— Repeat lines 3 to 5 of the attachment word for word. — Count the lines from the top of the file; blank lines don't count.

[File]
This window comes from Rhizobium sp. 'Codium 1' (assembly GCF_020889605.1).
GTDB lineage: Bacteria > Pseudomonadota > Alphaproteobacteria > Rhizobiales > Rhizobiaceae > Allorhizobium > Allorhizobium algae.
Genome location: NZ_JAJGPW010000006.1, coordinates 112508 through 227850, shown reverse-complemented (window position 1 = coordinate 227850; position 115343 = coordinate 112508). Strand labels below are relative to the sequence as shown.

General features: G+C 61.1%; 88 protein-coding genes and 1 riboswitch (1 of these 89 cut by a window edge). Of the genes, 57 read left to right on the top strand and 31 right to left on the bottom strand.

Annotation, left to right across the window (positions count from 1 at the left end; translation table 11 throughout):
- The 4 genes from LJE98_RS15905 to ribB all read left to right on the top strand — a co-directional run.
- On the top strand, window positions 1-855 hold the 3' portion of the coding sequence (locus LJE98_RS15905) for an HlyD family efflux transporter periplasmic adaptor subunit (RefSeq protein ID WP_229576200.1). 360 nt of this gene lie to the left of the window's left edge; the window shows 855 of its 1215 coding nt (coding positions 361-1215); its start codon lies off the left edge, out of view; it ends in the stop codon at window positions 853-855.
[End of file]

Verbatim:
Genome location: NZ_JAJGPW010000006.1, coordinates 112508 through 227850, shown reverse-complemented (window position 1 = coordinate 227850; position 115343 = coordinate 112508). Strand labels below are relative to the sequence as shown.

General features: G+C 61.1%; 88 protein-coding genes and 1 riboswitch (1 of these 89 cut by a window edge). Of the genes, 57 read left to right on the top strand and 31 right to left on the bottom strand.

Annotation, left to right across the window (positions count from 1 at the left end; translation table 11 throughout):